Where Not To Go in Italy: On Who Hates Their Tourists Most, By Mara L.

Are you just cleaning out your fridge to leave for several weeks? Off to board a plane to Italy? Of course! As you should. In my last contribution to Jens’ blog, I was somewhat cautious regarding the culinary virtues of some parts of the Mediterranean. And here’s more – more words of caution (and a recommendation for those who love ravioli). Now it is still time to rethink your route, in the eternal search for places that have not been entirely ruined by tourism. (You, of course, are not a tourist. You *live* in the various places you go to!)

Copyright 2005 Jens Haas

But in case you are a little bit of a tourist anyway (perhaps some of my much valued and highly appreciated readers actually are Americans!), then here are my overdue warnings: Do not go to Venice, Florence, or Rome. This may sound shocking and entirely unwelcome. Are not these the places with all the great museums and the amazing atmosphere? Yes and no. If you find a week in the year that is neither high-season nor mid-season nor completely dead (with literally every café closed, like Venice in January, more on that in a minute), then you’re a genius and should be awarded a prize for mastering the high art of traveling. If not, then these are the places where you can be sure to be hated, deeply and efficiently. If you put yourself into the shoes of the actual inhabitants of these cities for just one minute, it will be obvious why hatred and masterful exploitation is the only possible response open to them.

The sad thing about this is that these cities, in theory, are amazingly beautiful. In fact, however, they are entirely spoilt. Let me record my latest attempt at outwitting this dilemma, a failure of the most miserable kind. I decided that, no matter how many tourists, Venice was still one of the loveliest places on earth. So I rented an apartment for all of January, thinking naively that it might be romantic to be there in the middle of winter. The apartment was actually quite beautiful. And I did like the little stores nearby. But the experience as a whole was a nightmare. It turned out that, by now, the city lives so much by tourism, that, in January (that is, after the brief spike of tourism for New Year’s Eve and prior to the Carnevale in February), basically everything was dead. With tourism subtracted, hardly anything was left! Countless stores geared up for Carnevale—with all the ridiculously stupid masks that tourists seem to buy no end. Cafés were closed for redecoration, so as to survive the next onslaught of the masses. You got an undisguised view of the industry which tourism is, and the ruins it leaves behind.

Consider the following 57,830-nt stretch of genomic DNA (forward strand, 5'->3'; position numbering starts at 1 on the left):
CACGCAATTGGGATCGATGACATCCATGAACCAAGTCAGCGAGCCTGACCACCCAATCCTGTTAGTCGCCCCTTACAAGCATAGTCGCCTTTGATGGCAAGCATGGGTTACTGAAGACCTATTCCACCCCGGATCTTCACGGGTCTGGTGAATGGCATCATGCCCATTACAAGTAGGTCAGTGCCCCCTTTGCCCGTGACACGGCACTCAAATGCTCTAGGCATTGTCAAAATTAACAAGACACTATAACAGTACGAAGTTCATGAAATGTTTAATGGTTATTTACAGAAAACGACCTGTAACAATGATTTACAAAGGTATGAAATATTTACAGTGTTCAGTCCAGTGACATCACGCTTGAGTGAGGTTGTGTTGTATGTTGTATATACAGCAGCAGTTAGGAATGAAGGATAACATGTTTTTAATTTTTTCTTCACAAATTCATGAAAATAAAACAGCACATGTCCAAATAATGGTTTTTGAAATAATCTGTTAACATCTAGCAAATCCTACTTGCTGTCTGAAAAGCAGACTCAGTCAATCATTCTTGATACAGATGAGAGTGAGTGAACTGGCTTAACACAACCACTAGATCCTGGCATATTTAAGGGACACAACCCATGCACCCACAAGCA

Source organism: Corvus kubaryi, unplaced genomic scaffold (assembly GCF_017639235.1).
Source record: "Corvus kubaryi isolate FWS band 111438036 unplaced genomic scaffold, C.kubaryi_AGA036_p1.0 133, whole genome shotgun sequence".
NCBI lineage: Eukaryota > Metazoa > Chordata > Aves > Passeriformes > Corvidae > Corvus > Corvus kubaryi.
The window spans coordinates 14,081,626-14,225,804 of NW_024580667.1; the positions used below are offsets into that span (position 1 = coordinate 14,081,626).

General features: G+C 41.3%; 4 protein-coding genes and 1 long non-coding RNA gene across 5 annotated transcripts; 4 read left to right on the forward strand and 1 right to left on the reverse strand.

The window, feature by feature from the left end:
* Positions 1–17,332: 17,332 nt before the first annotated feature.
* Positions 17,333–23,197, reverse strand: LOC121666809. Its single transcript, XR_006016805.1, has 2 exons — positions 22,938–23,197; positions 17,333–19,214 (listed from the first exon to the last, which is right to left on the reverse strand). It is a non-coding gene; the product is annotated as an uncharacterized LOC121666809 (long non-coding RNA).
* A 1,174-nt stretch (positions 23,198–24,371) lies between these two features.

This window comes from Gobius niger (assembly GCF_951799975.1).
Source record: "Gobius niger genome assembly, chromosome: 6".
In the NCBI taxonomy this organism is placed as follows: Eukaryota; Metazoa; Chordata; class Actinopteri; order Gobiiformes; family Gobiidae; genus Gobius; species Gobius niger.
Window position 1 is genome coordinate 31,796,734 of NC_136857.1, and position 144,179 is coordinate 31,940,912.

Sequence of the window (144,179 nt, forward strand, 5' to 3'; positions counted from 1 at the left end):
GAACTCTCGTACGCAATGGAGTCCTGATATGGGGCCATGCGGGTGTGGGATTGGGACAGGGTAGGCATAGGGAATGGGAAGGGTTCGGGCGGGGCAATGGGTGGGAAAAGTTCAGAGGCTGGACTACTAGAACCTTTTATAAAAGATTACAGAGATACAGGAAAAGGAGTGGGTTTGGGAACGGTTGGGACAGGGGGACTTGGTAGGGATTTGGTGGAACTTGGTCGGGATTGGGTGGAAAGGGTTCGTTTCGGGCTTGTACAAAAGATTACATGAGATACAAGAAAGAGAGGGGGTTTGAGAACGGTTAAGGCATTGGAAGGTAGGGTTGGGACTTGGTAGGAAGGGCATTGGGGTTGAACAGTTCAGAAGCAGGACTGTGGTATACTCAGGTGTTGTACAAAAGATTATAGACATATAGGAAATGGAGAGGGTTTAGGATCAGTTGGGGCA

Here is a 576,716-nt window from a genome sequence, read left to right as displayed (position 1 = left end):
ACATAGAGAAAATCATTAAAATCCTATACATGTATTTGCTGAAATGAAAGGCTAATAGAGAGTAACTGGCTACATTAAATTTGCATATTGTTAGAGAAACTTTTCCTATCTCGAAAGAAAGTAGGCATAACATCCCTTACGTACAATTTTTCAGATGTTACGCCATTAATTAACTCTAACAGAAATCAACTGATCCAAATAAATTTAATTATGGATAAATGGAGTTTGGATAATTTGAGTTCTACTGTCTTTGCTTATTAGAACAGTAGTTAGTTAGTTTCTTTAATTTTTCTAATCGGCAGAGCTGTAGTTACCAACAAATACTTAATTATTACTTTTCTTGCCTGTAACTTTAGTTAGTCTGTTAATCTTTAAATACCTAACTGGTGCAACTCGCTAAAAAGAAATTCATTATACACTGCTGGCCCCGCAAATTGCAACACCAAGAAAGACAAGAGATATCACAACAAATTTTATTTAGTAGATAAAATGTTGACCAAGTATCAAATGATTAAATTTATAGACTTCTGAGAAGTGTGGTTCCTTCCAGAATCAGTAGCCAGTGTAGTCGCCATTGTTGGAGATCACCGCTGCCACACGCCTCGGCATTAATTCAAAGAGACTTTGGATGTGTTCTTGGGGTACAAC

Copyright 2005 Jens Haas

The one thing I loved, however, was a tiny store that sells fresh pasta in Via Garibaldi. It belongs to the Via Garibaldi market, but it’s in an actual house, to the right hand when you begin your stroll through the market (which has great fish, fruit, and vegetables – you don’t want to pay the prices at the Rialto markets!). I bought fresh ravioli there every other day, so much did I like it. However, you’ll have to give up on the New York idea that ravioli could be bought one day and eaten the next. Having gotten used to this American way of dealing with fresh pasta I made the grave mistake to ask them, on a Saturday, whether they had any kind that could be eaten on Sunday. No! (Was I a tourist after all, even though I spoke Italian and had happily bought intricate varieties of pasta in the last couple of weeks?) On Sundays you’ll have to eat gnocchi.

Coming up: Back In Mother’s Kitchen